Most employers expect the Occupational Safety and Health Administration (OSHA) standards to require them to ensure hand and power tools are in safe working order and that employees know how to use them. The shock is that employers are responsible for all tools, whether an employee brings his or her own tools to work or not.
To avoid accidents and comply, electrical contractors should establish a tool inspection program. Employees should inspect tools daily. Supervisors should inspect tools periodically. Any inferior-quality or damaged tools should be destroyed or tagged “Do Not Use” until they are required by a qualified individual. Ensure that all new tools meet the appropriate standards, such as American National Standards Institute (ANSI) specifications. Do not allow employees to use their own tools unless the supervisor has approved them.
When identifying tools for inspection, don’t forget to include both hand and hand-held power tools. Hand tools include wrenches, hammers, wire-strippers, utility knives, pliers and screwdrivers. Hand-held power tools and the precautions needed can be grouped by their power source: electrical, liquid powered, pneumatic and powder actuated.
Common injuries caused by hand tools are punctures, impact and cuts. Many of these injuries occur because tools are misused or poorly maintained. Make sure tools are used only for the job for which they were designed. Be sure that tools are sharp. Dull knives, chisels, shears or scissors are more dangerous than sharp tools; rounded screwdrivers can slip.
Ensure that handles fit tightly and are free of splinters or cracks. The head of a hammer can become a dangerous missile. Broken or shattered handles can strike other workers or even the user when pressure is applied in a particular direction. Check tools for excess wear. Worn pliers jaws can cause slipping.
Each power tool presents its own particular hazard based on its intended use and power source. However, all require the same basic precautions. Never pull on the cord or hose. Keep hoses and cords clear of heat, sharp edges and oils. Keep fingers away from the start buttons when not using the tool. Disconnect tools when not in use and during inspection or servicing.
Moving parts on machines and tools create hazards. Learn to recognize hazardous motions and actions. Hazardous motions can be rotating, reciprocating or transverse. Hazardous actions include cutting, punching shearing and bending. Do not use tools without proper guards.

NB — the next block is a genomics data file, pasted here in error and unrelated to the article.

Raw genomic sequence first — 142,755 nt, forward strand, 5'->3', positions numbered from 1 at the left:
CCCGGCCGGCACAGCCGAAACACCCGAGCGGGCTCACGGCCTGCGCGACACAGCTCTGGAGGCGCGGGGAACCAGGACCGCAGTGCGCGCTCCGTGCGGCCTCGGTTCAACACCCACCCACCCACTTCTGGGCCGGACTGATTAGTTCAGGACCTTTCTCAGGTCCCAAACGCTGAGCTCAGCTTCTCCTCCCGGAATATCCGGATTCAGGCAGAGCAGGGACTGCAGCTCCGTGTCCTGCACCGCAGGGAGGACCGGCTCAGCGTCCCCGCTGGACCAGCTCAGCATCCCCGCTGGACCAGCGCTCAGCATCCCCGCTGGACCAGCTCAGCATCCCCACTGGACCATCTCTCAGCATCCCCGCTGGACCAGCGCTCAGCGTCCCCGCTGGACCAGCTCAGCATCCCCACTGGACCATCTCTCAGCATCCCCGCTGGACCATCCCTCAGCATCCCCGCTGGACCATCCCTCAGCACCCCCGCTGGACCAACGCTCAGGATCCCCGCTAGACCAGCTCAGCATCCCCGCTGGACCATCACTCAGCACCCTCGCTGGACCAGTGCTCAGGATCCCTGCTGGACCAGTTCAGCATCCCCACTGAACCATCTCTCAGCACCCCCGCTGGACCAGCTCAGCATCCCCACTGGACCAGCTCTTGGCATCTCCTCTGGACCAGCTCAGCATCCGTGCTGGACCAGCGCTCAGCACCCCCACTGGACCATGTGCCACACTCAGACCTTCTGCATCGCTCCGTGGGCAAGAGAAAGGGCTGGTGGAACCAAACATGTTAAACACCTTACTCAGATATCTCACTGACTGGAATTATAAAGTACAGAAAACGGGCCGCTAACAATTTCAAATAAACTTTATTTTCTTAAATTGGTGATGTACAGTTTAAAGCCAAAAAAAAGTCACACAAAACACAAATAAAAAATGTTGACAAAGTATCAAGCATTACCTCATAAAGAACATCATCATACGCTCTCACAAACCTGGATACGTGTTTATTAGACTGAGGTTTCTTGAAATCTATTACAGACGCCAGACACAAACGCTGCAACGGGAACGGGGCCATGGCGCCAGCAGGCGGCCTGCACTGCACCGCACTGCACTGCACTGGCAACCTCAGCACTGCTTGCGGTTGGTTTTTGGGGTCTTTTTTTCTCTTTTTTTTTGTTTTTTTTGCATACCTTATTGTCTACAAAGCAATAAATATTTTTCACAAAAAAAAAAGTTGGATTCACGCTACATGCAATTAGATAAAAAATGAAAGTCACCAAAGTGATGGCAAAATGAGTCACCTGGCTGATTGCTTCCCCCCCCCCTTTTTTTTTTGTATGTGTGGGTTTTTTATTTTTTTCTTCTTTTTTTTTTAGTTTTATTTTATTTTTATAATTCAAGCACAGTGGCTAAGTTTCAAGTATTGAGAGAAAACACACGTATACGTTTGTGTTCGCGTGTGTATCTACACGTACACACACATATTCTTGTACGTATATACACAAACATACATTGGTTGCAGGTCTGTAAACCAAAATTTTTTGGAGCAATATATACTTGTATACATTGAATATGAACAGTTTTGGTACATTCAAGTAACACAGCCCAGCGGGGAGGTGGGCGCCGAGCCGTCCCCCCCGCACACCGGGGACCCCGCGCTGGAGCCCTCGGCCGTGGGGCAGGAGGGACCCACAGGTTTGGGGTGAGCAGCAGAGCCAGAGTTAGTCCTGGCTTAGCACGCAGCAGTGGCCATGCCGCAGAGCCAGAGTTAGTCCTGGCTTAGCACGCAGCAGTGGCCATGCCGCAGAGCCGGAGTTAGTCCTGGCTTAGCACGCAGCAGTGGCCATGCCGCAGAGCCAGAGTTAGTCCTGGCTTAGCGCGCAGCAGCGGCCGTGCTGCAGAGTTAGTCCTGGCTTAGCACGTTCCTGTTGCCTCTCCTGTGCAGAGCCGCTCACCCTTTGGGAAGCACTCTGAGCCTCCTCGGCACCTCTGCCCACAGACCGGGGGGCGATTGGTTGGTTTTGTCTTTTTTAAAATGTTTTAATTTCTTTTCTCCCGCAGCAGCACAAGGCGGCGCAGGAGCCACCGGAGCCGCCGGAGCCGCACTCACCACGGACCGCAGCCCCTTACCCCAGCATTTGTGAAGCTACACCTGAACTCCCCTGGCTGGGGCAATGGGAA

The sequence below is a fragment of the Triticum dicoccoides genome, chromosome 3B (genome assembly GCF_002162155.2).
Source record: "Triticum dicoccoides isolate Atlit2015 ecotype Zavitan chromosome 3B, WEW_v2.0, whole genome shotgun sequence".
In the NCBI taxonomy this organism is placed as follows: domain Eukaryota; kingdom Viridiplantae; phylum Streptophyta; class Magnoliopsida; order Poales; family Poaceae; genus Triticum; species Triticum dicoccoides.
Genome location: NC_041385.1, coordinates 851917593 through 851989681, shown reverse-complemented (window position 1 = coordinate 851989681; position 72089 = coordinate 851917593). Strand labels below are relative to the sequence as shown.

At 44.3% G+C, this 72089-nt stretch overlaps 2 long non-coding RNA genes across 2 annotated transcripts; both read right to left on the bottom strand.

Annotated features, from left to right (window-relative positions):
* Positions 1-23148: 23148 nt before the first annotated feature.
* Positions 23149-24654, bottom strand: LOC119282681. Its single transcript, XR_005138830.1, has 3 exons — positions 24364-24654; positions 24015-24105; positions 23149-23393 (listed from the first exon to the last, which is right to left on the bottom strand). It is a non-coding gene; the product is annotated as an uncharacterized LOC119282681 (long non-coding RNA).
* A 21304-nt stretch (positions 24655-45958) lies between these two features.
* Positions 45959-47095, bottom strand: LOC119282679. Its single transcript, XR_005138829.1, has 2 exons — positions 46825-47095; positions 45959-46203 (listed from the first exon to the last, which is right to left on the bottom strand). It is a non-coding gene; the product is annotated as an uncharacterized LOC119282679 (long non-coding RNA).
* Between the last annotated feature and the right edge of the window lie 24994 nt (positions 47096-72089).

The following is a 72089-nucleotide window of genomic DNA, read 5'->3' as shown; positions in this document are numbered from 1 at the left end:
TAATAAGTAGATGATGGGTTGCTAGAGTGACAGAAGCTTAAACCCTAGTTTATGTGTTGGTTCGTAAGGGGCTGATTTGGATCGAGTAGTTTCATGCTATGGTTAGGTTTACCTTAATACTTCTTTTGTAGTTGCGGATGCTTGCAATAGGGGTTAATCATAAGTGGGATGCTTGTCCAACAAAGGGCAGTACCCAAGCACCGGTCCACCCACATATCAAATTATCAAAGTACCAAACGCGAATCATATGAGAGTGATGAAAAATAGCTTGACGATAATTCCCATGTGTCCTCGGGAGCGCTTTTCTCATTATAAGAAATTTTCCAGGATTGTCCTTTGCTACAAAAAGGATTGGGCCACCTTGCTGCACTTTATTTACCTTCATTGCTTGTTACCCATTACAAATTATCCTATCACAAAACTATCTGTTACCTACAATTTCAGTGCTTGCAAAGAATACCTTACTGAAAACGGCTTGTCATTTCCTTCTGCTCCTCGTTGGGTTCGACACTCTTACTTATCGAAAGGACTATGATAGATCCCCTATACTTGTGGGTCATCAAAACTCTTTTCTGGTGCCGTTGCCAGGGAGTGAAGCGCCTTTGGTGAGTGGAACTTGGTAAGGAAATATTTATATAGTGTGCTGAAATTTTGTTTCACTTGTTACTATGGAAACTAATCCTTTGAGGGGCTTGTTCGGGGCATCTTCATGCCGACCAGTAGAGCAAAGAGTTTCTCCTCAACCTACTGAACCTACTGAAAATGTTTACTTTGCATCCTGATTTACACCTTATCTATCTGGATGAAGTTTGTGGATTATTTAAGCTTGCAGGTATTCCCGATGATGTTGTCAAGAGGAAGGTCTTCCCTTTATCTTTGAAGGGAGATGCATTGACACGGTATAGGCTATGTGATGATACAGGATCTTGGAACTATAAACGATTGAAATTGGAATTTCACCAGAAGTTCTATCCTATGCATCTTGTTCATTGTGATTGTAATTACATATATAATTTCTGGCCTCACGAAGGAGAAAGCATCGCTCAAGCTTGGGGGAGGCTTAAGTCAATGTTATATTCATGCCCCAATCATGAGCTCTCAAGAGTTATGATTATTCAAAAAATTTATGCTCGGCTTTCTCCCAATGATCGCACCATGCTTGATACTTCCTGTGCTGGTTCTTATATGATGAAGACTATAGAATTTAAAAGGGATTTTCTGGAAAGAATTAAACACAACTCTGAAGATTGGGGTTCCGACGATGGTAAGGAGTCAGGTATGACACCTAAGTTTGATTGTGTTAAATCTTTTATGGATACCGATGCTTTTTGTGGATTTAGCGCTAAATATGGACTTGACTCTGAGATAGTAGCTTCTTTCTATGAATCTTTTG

All power tools must have the appropriate safety switch. Power tools with wheels or blades larger than 2 inches in diameter must have a momentary on/off switch. When the finger is released, the power is off. Jigsaws or other similar tools with blades of ¼-inch or greater must also use a momentary on/off switch. Tools with smaller blades or wheels may have a positive on/off switch.
Electric power tool precautions include ways to avoid the hazard of electricity. Use a three-wire cord and be sure the receptacle is grounded. Use double-insulated or low-voltage powered equipment. Use ground-fault circuit protection in damp areas. Replace frayed, exposed or old wiring.
Liquid-fuel power tools use flammables as a power source. Special precautions focus on preventing ignition and avoiding fumes. Store, transport and handle fuels in approved flammable containers. Make sure equipment is grounded when transferring fuels. Never refuel a tool while it is running or warm. First, turn the tool off and allow it to cool. Use liquid-fuel power tools only in a well-ventilated area or use respiratory equipment.
When using pneumatic tools, avoid air-pressure-related hazards. Even 12 pounds per square inch (psi) of compressed air can pop an eyeball from its socket. The greatest number of injuries result from shooting attachments or fasteners from the tool. Pneumatic fasteners, such as staplers that use more than 100 psi, must prevent the release of the fastener until contact has been made with the working surface. Air hoses must be connected to the tool with a short wire or positive locking device. Screens must be used to protect fellow workers from fragments. Never use compressed air to clean dust from your body or point a compressed air hose or tool at anyone.
A powder-actuated tool is like a gun. Any employee assigned one must have special training, which manufacturers generally provide.
Regardless of the tool being used, the manufacturer should be your reference. All tool instructions should be available as needed. Appropriate personal protective equipment must be worn. Goggles and safety glasses can prevent eye injury from flying fragments from the work or even broken tool parts.
Proper gloves can prevent hand injuries. If the noise from power tools exceeds OSHA limits, then hearing protection is required. EC
O’CONNOR is with Intec, a producer of safety manuals with training videos and software for contractors. Based in Alexandria, Va., he can be reached at 703.628.4326, or by e-mail at email@example.com.